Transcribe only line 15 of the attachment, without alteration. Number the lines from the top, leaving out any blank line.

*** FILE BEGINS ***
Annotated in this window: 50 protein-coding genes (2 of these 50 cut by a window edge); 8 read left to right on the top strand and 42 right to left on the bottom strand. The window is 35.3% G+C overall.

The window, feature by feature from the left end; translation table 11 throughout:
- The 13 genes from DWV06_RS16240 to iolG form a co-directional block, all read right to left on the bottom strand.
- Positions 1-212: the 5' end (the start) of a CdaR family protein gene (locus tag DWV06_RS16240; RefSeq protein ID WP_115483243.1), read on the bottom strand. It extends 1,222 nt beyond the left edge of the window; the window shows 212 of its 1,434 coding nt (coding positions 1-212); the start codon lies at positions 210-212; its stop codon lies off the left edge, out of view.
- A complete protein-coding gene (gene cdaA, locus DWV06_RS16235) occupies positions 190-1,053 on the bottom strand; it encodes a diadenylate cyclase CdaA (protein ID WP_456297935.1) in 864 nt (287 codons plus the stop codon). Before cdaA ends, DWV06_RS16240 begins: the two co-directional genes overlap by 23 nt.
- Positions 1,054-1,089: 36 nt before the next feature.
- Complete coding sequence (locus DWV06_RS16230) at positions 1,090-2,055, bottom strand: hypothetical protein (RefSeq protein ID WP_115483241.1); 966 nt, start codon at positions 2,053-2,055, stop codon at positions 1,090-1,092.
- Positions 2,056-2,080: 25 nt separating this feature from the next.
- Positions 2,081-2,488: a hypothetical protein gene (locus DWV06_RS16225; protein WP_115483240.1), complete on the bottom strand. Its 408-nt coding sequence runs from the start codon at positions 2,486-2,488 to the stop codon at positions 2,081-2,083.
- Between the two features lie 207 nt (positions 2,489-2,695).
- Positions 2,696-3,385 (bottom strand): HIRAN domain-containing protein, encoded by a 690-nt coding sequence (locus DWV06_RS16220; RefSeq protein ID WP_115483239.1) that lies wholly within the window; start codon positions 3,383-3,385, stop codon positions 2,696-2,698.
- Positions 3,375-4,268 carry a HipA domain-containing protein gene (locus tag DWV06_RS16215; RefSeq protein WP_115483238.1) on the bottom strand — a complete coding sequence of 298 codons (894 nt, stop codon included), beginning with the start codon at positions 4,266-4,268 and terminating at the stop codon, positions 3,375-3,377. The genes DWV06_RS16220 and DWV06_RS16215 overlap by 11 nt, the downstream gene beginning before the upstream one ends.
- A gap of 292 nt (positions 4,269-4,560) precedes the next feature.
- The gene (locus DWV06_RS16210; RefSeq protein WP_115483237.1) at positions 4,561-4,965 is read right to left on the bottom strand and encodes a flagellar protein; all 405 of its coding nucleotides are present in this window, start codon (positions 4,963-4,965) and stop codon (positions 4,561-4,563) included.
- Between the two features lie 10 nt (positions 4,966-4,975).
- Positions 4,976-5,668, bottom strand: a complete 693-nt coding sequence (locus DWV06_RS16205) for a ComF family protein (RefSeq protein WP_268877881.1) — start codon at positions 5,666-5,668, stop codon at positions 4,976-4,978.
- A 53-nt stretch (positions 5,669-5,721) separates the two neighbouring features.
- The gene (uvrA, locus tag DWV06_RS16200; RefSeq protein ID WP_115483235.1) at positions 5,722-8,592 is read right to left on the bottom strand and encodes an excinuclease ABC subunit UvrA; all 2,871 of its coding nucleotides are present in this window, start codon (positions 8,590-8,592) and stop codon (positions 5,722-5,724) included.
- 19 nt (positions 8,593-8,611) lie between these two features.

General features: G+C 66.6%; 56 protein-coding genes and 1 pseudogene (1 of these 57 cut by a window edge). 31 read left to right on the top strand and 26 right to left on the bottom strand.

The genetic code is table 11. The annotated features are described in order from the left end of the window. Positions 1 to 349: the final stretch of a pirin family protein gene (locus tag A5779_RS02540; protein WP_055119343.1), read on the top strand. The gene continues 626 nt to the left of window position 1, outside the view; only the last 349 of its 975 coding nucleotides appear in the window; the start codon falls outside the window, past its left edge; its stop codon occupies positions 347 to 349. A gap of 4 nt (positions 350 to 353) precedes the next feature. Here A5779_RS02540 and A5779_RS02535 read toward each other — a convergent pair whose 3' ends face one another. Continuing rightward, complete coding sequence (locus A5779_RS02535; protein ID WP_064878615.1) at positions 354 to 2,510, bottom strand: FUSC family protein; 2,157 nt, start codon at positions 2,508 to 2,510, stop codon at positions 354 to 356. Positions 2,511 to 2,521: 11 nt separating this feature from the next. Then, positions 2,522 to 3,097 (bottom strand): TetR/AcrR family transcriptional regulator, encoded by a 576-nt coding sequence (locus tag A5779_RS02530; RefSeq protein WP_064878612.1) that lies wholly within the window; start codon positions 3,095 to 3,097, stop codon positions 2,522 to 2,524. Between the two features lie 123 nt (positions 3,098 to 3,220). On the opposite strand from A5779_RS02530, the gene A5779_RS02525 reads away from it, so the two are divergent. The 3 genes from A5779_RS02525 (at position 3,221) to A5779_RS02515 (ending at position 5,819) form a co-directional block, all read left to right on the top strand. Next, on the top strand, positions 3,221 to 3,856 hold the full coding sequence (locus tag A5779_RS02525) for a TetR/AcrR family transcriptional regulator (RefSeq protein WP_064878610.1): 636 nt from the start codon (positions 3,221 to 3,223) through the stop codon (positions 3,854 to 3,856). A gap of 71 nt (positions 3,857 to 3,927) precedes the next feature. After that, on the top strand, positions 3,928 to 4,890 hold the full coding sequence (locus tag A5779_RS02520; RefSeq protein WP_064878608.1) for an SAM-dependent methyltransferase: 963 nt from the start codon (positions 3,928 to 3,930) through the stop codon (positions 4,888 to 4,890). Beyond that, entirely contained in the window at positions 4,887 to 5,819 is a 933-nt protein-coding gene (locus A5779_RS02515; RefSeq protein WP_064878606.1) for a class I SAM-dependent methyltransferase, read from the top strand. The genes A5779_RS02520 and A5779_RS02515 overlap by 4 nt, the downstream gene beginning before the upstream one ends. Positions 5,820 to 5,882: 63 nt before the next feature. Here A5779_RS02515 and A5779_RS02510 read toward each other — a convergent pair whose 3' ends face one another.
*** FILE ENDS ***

- Between the two features lie 10 nt (positions 4,966-4,975).